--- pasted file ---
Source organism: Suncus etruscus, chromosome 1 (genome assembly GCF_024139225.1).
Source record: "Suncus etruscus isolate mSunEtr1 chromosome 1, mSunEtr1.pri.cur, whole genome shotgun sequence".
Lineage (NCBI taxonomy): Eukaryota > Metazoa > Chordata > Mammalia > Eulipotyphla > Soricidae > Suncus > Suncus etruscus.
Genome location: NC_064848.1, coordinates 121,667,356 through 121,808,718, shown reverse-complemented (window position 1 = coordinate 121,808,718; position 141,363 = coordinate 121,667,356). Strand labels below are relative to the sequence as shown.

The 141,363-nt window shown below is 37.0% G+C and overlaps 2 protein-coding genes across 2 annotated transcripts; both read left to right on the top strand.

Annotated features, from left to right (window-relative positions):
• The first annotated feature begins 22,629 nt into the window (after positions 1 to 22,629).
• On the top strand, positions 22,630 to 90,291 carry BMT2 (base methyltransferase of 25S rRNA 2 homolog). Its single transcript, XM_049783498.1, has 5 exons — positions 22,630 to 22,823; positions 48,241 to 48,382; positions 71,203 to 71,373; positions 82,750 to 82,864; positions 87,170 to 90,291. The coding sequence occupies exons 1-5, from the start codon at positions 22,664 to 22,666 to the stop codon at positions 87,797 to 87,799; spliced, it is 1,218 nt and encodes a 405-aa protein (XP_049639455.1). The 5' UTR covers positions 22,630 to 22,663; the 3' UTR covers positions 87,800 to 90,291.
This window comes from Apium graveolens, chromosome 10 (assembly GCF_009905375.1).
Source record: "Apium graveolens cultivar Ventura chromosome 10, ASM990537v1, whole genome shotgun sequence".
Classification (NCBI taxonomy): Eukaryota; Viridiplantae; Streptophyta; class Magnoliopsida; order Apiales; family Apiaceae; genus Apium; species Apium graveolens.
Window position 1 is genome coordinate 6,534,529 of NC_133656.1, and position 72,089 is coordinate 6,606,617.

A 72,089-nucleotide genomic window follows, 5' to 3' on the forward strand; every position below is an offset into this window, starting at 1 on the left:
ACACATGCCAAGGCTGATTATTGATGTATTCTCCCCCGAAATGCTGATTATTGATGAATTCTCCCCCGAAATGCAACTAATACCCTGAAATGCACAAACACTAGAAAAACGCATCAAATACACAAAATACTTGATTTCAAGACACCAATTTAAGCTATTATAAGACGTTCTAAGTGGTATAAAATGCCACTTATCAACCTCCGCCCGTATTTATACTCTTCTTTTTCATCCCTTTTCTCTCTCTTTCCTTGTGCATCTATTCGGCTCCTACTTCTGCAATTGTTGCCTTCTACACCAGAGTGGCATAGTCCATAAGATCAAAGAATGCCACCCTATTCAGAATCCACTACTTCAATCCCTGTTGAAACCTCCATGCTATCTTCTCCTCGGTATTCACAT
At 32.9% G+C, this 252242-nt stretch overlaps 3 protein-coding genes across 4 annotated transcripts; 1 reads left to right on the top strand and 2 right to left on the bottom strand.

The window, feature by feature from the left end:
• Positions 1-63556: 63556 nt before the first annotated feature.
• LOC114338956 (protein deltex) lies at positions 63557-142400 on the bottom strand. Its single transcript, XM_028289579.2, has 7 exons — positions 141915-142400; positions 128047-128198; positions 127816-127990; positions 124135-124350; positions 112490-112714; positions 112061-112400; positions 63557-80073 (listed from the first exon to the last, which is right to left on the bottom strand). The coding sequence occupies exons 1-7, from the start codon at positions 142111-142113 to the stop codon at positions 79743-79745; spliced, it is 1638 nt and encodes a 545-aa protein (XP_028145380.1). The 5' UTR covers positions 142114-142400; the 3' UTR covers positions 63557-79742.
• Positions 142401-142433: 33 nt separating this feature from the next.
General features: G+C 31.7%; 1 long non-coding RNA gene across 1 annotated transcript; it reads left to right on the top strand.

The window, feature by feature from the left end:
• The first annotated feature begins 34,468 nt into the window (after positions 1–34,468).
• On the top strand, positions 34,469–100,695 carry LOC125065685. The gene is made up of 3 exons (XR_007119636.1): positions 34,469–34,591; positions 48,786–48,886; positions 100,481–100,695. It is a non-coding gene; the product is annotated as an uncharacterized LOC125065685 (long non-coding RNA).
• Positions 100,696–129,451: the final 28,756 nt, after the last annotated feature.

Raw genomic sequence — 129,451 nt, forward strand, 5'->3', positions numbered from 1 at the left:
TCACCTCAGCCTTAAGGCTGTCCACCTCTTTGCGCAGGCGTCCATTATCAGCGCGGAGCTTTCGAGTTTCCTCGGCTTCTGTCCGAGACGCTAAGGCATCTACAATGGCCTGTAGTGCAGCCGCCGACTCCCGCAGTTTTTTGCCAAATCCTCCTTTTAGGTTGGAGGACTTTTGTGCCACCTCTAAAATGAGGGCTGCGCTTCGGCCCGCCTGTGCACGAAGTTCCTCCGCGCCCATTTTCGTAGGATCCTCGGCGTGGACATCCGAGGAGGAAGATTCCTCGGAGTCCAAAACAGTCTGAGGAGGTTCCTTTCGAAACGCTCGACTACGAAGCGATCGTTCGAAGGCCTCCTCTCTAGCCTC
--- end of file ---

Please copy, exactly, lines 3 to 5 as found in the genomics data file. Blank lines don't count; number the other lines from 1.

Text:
Lineage (NCBI taxonomy): Eukaryota > Metazoa > Chordata > Mammalia > Eulipotyphla > Soricidae > Suncus > Suncus etruscus.
Genome location: NC_064848.1, coordinates 121,667,356 through 121,808,718, shown reverse-complemented (window position 1 = coordinate 121,808,718; position 141,363 = coordinate 121,667,356). Strand labels below are relative to the sequence as shown.

The 141,363-nt window shown below is 37.0% G+C and overlaps 2 protein-coding genes across 2 annotated transcripts; both read left to right on the top strand.